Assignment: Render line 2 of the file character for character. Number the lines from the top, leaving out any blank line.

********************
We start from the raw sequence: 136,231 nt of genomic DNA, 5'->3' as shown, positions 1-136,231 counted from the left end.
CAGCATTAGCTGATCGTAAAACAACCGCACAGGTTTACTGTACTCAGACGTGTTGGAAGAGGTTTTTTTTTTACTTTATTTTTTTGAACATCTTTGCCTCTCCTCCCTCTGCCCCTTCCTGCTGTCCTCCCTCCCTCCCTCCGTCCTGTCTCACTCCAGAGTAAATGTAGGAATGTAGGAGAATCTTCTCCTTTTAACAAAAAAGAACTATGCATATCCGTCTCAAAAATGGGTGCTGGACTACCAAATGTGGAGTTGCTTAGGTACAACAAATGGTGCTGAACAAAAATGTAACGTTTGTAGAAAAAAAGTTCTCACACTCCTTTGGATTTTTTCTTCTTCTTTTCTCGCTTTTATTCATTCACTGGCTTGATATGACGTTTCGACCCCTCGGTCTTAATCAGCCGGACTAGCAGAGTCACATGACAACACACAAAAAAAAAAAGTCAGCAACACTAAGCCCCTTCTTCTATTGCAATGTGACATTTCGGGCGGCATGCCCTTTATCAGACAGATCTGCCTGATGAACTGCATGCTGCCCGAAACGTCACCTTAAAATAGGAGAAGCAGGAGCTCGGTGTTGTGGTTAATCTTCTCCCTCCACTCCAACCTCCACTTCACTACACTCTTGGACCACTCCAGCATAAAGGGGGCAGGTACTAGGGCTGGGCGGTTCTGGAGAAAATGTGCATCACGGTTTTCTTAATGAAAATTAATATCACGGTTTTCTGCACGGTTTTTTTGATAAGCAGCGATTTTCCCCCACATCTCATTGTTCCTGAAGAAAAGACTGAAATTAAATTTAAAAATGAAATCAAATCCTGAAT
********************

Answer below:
CAGCATTAGCTGATCGTAAAACAACCGCACAGGTTTACTGTACTCAGACGTGTTGGAAGAGGTTTTTTTTTTACTTTATTTTTTTGAACATCTTTGCCTCTCCTCCCTCTGCCCCTTCCTGCTGTCCTCCCTCCCTCCCTCCGTCCTGTCTCACTCCAGAGTAAATGTAGGAATGTAGGAGAATCTTCTCCTTTTAACAAAAAAGAACTATGCATATCCGTCTCAAAAATGGGTGCTGGACTACCAAATGTGGAGTTGCTTAGGTACAACAAATGGTGCTGAACAAAAATGTAACGTTTGTAGAAAAAAAGTTCTCACACTCCTTTGGATTTTTTCTTCTTCTTTTCTCGCTTTTATTCATTCACTGGCTTGATATGACGTTTCGACCCCTCGGTCTTAATCAGCCGGACTAGCAGAGTCACATGACAACACACAAAAAAAAAAAGTCAGCAACACTAAGCCCCTTCTTCTATTGCAATGTGACATTTCGGGCGGCATGCCCTTTATCAGACAGATCTGCCTGATGAACTGCATGCTGCCCGAAACGTCACCTTAAAATAGGAGAAGCAGGAGCTCGGTGTTGTGGTTAATCTTCTCCCTCCACTCCAACCTCCACTTCACTACACTCTTGGACCACTCCAGCATAAAGGGGGCAGGTACTAGGGCTGGGCGGTTCTGGAGAAAATGTGCATCACGGTTTTCTTAATGAAAATTAATATCACGGTTTTCTGCACGGTTTTTTTGATAAGCAGCGATTTTCCCCCACATCTCATTGTTCCTGAAGAAAAGACTGAAATTAAATTTAAAAATGAAATCAAATCCTGAAT